Looking at smartphone and tablet sales, Google’s Android ecosystem should be printing money for developers. After all, not only are Android device sales outpacing Apple’s iPhone and iPad sales, but Google also shares more Android-related revenue with its ecosystem than Apple does with the iOS ecosystem.
And yet iOS developers earn more than Android developers. What, or rather who, gives?
The answer is in efficiency. Apple is able to centralize its revenue stream while Google shares with a wide variety of partners. But Android, on pure volume, may soon outstrip the mighty iOS.
Android’s Larger Ecosystem
It’s no surprise that Android devices have been outselling iOS devices for some time. Given Apple’s insistence on charging a price premium, falling behind was a foregone conclusion. Analyst Mark Hibbens estimates Android’s widening lead over iOS in shipments.
Credit: Mark Hibbens
Which means, of course, that in the first quarter of 2013 the population of Android’s installed base surpassed that of iOS and will almost certainly never look back.
Credit: Mark Hibbens
And yet this hasn’t translated into more money for the Android app economy.
Who Does Android Pay?
According to a new VisionMobile study, Apple’s app economy is considerably larger than Google’s Android, at $163 billion:
Apple’s Ecosystem: All About Apple
Google’s is smaller at $149 billion:
But there’s a key difference between the two economies, from hardware to apps to accessories: Apple claims much of its ecosystem’s revenues, whereas Google shares among manufacturers, developers, carriers and advertising partners. To highlight this point, both Apple and Google take a 30% from developers for paid app downloads and in-app purchases. Google used to hardly keep any of this money, passing it along to distribution partners (like cellular carriers and payment processors) and paying fees. As of Google I/O 2014 though, that policy has changed and Google will keep nearly all of the revenue from Google Play. Apple keeps nearly all of the 30% it takes from app developers.
Not that Google is necessarily playing a charity here. Part of Google’s problem, as ABI Research notes, is fragmentation. While ABI says Android was used in 77% of smartphones shipped worldwide in the fourth quarter, 32% of those 221 million devices used forked versions (up from 20% of shipments the year before and up from 27% in Q3 2013).
So a fair amount of Android’s adoption does not generate revenue for Google, even if it wanted to. Google is trying to minimize the negative impact from fragmentation “by giving primacy to Google Play Services as the hub for new Android capabilities,” as Crittercism’s Michael Santa Cruz highlights, but it has a long way to go.
Even so, Google’s strategy inherently shares more with its ecosystem: by design, Google doesn’t care about capturing hardware or accessories revenue, and even in software it is less concerned with app revenue than ad revenue. Google’s goal has long been to get more people on the Internet, using the Web, searching for more items. Google’s view is that the more eyeballs there are on the Internet, the more potential it has to advertise them through search.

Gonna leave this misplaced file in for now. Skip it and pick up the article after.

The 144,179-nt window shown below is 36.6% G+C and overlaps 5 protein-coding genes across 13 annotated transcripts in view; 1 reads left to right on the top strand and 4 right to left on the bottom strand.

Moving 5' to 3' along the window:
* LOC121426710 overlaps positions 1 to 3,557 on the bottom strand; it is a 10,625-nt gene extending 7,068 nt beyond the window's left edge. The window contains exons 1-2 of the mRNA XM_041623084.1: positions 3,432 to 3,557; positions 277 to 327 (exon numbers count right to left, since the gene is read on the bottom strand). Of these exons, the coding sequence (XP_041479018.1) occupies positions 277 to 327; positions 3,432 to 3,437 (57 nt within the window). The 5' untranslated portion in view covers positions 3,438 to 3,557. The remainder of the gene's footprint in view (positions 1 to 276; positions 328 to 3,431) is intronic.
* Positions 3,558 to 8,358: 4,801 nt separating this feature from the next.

Google announced that it payed app developers about $5 billion dollars between Google I/O 2013 and I/O 2014, with a rate increase of 2.5x in that span.
And yet iOS developers make more. $500 – $1000 per app per month, according to VisionMobile, compared to Android’s $101 to $200 per app per month.
At least, for now.
Go East, Young Man
While Hibbens suggests that Apple’s higher app spend per device accounts for the chasm between the Android and iOS economies, and that this gap will only widen over time, this feels like a short-term perspective. Yes, it’s true, as Andreessen Horowitz’s Benedict Evans posits, that Apple benefits from a “wealth gap” between its customer base and Google’s.
Apple enjoys market share superiority in the comparatively rich North American and Western European markets, as VisionMobile illustrates:
This isn’t something to celebrate, however. As I’ve written before, emerging economies can’t afford Apple’s price premium. And when “emerging economies” include China, set to become the world’s largest economy in 2014, and India, another market serving over one billion people, the future for Android looks very bright indeed.
It will likely continue to be the case that Apple will earn more app revenue per device than Google, but that’s just fine for Google. Android has always been a volume play. With few exceptions, Google’s business model is always about skimming small amounts of money from vast amounts of transactions.
Which is not to say Apple is doomed. It’s simply to argue that developers should tune their monetization strategies differently for iOS and Android … just like Apple and Google do.
Article updated to correctly reflect Google’s cut of Play app earnings.